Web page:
Mapsense hadn't quite thought about their onboarding process prior to this project. I got to really think through how to understand the customer base thought. Though a login and sign up flow is simple, this was one of the first elements implemented with the brand personality. 

Getting sketchy

Flows and sketches took over my desk. I had to understand what exactly I was designing, so I started the process with some flows. Login and onboarding are pretty simple, so it wasn't too complicated, but it did help to clearly understand what I should be designing.

I began sketching out some visual elements, layouts, and new ways to create a "login" button. I wanted to incorporate the feeling of a "vault" into it because that was one of the words the CEO of Mapsense highlighted in the brand. 

wire those frames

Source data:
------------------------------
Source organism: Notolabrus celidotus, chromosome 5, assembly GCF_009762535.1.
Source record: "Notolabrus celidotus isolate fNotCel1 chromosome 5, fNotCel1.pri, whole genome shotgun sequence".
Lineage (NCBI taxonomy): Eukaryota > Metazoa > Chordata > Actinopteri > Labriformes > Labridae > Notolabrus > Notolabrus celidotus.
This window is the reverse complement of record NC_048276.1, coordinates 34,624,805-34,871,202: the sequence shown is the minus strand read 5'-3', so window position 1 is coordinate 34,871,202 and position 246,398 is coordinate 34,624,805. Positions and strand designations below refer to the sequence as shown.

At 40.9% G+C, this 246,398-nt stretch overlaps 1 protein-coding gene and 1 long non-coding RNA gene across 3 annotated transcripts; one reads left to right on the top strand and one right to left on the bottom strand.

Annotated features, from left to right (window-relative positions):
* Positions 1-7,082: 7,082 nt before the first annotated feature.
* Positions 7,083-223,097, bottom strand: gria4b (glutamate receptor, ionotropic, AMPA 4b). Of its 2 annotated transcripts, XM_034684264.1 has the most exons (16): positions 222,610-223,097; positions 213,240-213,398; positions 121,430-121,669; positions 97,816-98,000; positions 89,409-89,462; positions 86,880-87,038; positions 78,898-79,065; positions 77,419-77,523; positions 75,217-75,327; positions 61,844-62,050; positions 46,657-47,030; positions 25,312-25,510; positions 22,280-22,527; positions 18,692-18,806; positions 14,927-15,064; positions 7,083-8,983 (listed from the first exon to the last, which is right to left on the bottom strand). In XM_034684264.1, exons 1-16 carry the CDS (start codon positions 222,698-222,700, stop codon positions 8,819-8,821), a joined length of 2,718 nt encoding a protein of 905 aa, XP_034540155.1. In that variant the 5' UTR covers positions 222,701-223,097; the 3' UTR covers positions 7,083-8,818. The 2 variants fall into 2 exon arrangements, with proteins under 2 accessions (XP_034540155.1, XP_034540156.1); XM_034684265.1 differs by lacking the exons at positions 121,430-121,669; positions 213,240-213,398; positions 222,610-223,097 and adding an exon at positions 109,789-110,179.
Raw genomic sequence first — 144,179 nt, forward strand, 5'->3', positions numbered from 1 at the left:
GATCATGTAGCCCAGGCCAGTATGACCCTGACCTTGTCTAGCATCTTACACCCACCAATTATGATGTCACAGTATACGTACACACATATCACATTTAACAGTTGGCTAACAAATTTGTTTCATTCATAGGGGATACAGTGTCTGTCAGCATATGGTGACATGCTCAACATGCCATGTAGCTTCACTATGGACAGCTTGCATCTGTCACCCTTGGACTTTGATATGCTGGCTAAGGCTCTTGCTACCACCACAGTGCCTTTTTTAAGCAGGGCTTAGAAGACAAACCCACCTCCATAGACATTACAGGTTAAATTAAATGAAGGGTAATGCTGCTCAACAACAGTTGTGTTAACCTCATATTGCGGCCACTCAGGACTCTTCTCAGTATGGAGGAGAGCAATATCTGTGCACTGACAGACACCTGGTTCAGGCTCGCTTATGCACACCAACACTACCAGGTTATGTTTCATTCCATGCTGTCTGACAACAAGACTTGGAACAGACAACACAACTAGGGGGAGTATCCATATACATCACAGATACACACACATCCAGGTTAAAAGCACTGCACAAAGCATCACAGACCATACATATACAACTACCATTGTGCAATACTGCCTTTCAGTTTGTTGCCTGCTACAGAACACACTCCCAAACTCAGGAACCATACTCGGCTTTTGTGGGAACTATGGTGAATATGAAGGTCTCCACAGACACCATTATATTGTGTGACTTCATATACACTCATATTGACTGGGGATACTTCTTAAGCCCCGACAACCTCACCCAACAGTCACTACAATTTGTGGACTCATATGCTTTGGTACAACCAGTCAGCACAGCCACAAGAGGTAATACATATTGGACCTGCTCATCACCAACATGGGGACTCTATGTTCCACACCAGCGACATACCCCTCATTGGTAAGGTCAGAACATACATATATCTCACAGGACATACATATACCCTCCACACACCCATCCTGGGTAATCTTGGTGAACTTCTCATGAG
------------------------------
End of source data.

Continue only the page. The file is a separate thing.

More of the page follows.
I took some time to create wireframes for the login page. Since I wanted to play with an unconventional way to show a login button, I found that creating high-fidelity sketches were really helpful. I could understand where the button could exist without going unnoticed.

I also got to think through animation and interaction elements of the login screen. Since Mapsense's product is highly intelligent, I wanted to make the onboarding experience the same way. The idea was that when the user enter's a username and at least 4 character for the password, the button would rotate and turn a different color or signify that they were opening a "vault of information" (sound familiar?). 

I also wanted to give the option of using a more traditional button for this early round - so that in the event that users were not understanding the "play" type of login button we would have a quick and easy fallback to revert to.  I felt that giving our CEO an option of a non-traditional and traditional login screen allowed me to talk through the strengths and weaknesses of both. It was a great collaboration project.